E.g div{ display: flex;}

Then all the child elements should have flex values of your desired ratio

Eg. img,p{ flex: 1;}

 

Width & Height Properties

width property specifies the horizontal size of an HTML element.

height property specifies the horizontal size of an HTML element.

Both these properties accept a numeric value followed by a unit. We recommend you use pixel (px) or percentage (%) as a unit.

 

Background-color property

background-color property specifies the color of an HTML element.

The property accepts any color as a value.

  • It is written ‘color’ and not ‘colour’.

 

Color Property

color property specifies the color of text in an HTML element.

The property accepts any color as a value.

 

Border-width Property

border-width property specifies the thickness of an HTML element’s border.

The property accepts a numeric value followed by a unit. We recommend you use pixel (px) or percentage (%) as a unit.

Example:

border-width: 8px;

 

Border-style property

border-style property specifies the style of an HTML element’s border line.

The property accepts many different values. We are going to learn some:

 

Border-color property

border-color property specifies the color of an HTML element’s border.

The property accepts any color as a value.

Example:

border-color: purple

 

Border Shorthand Property

It’s possible to specify all individual border properties in one property.

The border property is a shorthand property for the following individual border properties:

  • border-width
  • border-style (required)
  • border-color

The previous border properties can also be written as

border: 8px solid purple;

 

border-radius property

border-radius property specifies the roundness of an HTML element’s border.

The property accepts a numeric value followed by a unit. We recommend you use pixel (px) or percentage (%) as a unit.

  • Set its value to 0 for an edgy shape.
  • Set its value to 100% for an round shape.

Example:

border-radius: 5px

Horizontal alignment deals with positioning text relative to the horizontal space available. This can also be said to be positioning of text relative to the width available.

To align text horizontally, we simply use the text-align property. The text-align property takes in values: left, center and right.

Example:

text-align: center;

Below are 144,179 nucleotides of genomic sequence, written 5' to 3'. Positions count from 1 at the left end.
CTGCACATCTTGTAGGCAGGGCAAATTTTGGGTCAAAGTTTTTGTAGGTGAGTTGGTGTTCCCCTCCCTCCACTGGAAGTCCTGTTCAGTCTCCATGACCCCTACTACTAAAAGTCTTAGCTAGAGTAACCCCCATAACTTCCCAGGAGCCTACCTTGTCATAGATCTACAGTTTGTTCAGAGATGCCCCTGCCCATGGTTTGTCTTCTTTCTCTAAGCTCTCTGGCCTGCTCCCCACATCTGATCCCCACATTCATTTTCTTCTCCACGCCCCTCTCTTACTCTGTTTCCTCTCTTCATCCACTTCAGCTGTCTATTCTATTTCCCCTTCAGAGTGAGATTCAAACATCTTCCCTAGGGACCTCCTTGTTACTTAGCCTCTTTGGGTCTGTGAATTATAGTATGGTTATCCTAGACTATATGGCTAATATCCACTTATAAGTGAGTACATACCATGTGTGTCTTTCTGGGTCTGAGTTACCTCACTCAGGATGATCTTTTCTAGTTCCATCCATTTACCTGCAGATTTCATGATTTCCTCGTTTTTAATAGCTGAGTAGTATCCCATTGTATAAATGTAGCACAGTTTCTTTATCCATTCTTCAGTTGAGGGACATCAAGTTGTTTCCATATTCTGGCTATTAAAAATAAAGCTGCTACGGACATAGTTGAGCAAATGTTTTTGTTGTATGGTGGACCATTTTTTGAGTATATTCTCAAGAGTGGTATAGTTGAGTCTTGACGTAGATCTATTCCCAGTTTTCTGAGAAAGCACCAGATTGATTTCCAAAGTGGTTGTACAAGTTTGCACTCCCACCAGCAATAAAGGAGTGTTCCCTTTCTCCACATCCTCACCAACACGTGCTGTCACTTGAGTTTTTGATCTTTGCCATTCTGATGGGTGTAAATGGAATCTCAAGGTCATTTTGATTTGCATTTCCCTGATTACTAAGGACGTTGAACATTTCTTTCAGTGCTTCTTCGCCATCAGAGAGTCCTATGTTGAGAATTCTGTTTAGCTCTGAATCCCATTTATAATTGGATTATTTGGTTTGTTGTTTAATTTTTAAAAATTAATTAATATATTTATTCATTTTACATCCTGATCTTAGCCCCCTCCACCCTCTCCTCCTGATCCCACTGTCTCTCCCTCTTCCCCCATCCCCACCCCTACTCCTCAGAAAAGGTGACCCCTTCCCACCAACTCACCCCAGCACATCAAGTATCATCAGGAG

text-align: right;

text-align: left;

 

Vertical Alignment

Vertical alignment deals with positioning text relative to the vertical space available. This can also be said to be positioning of text relative to the height available.

To align text vertically, we use the line-height property or the padding property.

The line-height property accepts a numeric value followed by a unit. We recommend you use pixel (px) only as a unit.

  • Unfortunately, the line-height property does not take in relative units (percentage %).
  • The line-height property is only useful for HTML elements with single-line text.

 

Line-height property

The line-height property is mainly used to align text at the middle of an HTML element.

To do this, you must make sure that the value of the height property and the line-height property are the same. These values must also be absolute values (values in pixels and not percentage).

  • The line-height property can only be used to vertically center single-line text.

Example:

line-height: 100px;

 

Padding Property

Due to limitations of the line-height property, the padding property is used in cases where the line-height property is not helpful.

Padding is the empty space around the content of an HTML element. Text is restricted from occupying the padding space.

Example:

padding: 20px;

 

If you want text to start at the top of an HTML element, make sure the padding-top property is set to 0.

If you want text to start at the middle of an HTML element, make sure the padding-top property and padding-bottom property have the same value. It is also important to make sure that there is just enough space for text to fit inside the content space.

If you want text to start at the bottom of an HTML element, make sure the padding-top property is set to the highest value possible to enable text to just fit in.

  • With CSS you are able to create layers of various divisions. The CSS layers refer to applying the z-index property to elements that overlap with each other.

 

  • The z-index property is used along with the position property to create an effect of layers. You can specify which element should come on top and which element should come at bottom.

 

  • A z-index property can help you to create more complex web page layouts. 

Example:

HTML

<div class = “div1”></div>

<div class = “div2”></div>

<div class = “div3”></div>

CSS:

.div1{

background-color:yellow; 

width:300px; 

height:100px; 

position:relative; 

top:60px; 

left:80px; 

Z-index:1;

}

.div2{

background-color:red; 

width:300px; 

height:100px; 

position:relative; 

top:-60px; 

left:100px; 

Z-index:2;

}

.div3{

background-color:green; 

width:300px; 

height:100px; 

position:relative; 

top:-180px; 

left:120px; 

Z-index:3;

}